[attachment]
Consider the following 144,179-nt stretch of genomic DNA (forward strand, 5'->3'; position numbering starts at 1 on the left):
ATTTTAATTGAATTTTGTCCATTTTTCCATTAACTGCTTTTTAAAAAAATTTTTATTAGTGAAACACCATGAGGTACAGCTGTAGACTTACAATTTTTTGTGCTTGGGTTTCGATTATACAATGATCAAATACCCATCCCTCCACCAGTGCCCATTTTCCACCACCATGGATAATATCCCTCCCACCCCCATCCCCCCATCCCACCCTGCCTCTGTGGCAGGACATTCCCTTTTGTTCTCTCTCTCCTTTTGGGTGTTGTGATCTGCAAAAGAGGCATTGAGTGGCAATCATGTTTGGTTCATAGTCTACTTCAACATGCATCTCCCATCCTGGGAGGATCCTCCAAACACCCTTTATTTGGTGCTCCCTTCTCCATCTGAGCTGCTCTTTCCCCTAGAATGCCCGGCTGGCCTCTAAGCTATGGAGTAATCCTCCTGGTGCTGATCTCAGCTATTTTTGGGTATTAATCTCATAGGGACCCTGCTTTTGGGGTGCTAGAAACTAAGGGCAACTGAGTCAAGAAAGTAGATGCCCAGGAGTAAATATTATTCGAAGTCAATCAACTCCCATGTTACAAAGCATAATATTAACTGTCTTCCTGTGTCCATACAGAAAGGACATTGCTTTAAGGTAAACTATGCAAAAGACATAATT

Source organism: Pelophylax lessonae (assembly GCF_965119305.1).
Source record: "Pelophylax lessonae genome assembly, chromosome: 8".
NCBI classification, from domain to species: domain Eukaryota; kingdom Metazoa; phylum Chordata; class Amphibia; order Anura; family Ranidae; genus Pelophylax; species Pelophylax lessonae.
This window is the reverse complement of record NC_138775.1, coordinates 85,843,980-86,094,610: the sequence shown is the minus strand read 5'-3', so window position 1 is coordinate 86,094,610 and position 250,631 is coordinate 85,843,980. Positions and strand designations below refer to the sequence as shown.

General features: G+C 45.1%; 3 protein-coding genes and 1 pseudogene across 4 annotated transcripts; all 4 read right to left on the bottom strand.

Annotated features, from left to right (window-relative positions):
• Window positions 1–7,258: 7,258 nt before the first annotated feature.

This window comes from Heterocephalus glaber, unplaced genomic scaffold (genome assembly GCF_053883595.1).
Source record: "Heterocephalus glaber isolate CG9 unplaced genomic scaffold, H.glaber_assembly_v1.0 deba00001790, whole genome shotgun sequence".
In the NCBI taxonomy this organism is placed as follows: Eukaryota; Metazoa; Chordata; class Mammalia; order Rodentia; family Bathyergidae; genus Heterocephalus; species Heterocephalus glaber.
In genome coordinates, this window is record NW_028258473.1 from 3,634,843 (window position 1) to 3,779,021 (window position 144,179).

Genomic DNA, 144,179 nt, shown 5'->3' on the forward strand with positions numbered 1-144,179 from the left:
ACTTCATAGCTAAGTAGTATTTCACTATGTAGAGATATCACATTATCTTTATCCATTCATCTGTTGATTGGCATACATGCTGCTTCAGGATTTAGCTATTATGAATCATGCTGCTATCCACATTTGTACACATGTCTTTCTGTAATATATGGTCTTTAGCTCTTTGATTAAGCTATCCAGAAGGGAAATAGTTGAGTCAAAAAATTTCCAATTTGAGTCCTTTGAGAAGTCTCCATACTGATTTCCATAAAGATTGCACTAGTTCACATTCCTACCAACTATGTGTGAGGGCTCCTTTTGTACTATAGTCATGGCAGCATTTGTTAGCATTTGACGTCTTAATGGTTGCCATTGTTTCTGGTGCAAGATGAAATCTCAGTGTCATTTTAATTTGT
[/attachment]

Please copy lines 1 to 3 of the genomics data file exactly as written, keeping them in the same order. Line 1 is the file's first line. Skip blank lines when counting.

Consider the following 144,179-nt stretch of genomic DNA (forward strand, 5'->3'; position numbering starts at 1 on the left):
ATTTTAATTGAATTTTGTCCATTTTTCCATTAACTGCTTTTTAAAAAAATTTTTATTAGTGAAACACCATGAGGTACAGCTGTAGACTTACAATTTTTTGTGCTTGGGTTTCGATTATACAATGATCAAATACCCATCCCTCCACCAGTGCCCATTTTCCACCACCATGGATAATATCCCTCCCACCCCCATCCCCCCATCCCACCCTGCCTCTGTGGCAGGACATTCCCTTTTGTTCTCTCTCTCCTTTTGGGTGTTGTGATCTGCAAAAGAGGCATTGAGTGGCAATCATGTTTGGTTCATAGTCTACTTCAACATGCATCTCCCATCCTGGGAGGATCCTCCAAACACCCTTTATTTGGTGCTCCCTTCTCCATCTGAGCTGCTCTTTCCCCTAGAATGCCCGGCTGGCCTCTAAGCTATGGAGTAATCCTCCTGGTGCTGATCTCAGCTATTTTTGGGTATTAATCTCATAGGGACCCTGCTTTTGGGGTGCTAGAAACTAAGGGCAACTGAGTCAAGAAAGTAGATGCCCAGGAGTAAATATTATTCGAAGTCAATCAACTCCCATGTTACAAAGCATAATATTAACTGTCTTCCTGTGTCCATACAGAAAGGACATTGCTTTAAGGTAAACTATGCAAAAGACATAATT

Source organism: Pelophylax lessonae (assembly GCF_965119305.1).